Problem definition: We consider a platform that charges commission rates and subscription fees to sellers and buyers for facilitating transactions but does not directly control the transaction prices, which are endogenously determined. Buyers and sellers are divided into types, and we represent the compatibility between different types using a bipartite network. Traders are heterogeneous in terms of their valuations, and different types have possibly different value distributions. Buyers may have additional value for trading with some seller types. The platform chooses commissions/subscriptions to maximize its revenues.
Academic/practical relevance: Two salient features of most online platforms are that they do not dictate the transaction prices, and they use commissions/subscriptions for extracting revenues. We shed light on how these commissions/subscriptions should be set in networked markets.
Methodology: Using tools from convex optimization and combinatorial optimization, we obtain tractable methods for computing the optimal commissions/subscriptions and provide insights into the platform’s revenues, buyer/seller surplus, and welfare.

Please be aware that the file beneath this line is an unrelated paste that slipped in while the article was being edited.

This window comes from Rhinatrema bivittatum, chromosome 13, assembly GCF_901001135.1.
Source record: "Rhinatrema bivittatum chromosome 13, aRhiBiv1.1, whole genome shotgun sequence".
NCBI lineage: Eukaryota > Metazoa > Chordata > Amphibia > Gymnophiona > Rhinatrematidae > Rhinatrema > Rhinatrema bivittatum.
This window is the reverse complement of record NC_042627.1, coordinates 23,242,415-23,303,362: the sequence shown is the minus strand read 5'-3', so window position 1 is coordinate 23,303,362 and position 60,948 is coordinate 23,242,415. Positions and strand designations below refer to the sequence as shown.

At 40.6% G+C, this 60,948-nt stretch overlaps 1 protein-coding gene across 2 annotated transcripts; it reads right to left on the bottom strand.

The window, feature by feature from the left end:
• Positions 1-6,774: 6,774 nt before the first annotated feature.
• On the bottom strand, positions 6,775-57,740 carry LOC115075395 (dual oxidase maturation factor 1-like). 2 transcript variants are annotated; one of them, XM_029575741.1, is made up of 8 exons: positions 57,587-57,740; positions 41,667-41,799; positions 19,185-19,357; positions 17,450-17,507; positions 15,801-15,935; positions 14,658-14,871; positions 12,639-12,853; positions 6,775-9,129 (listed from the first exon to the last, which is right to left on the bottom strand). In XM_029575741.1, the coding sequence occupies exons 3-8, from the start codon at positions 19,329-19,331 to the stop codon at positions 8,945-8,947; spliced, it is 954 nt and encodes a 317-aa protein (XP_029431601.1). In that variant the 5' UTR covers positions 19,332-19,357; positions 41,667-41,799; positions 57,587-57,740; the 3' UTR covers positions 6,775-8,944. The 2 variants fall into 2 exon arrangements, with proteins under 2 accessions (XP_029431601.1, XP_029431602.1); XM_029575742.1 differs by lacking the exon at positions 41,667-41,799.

Results: We provide a tractable convex optimization formulation to obtain the revenue-maximizing commissions/subscriptions, and establish that, typically, different types should be charged different commissions/subscriptions depending on their network positions. We establish that the latter result holds even when the traders on each side have identical value distributions, and in this setting we provide lower and upper bounds on the platform’s revenues in terms of the supply-demand imbalance across the network. Motivated by simpler schemes used in practice, we show that the revenue loss can be unbounded when all traders on the same side are charged the same commissions/subscriptions, and bound the revenue loss in terms of the supply-demand imbalance across the network. Charging only buyers or only sellers leads to at least half of the optimal revenues, when different types on the same side can be charged differently.
Managerial implications: Our results highlight the sub-optimality of commonly used payment schemes and showcase the importance of accounting for the compatibility between different user types.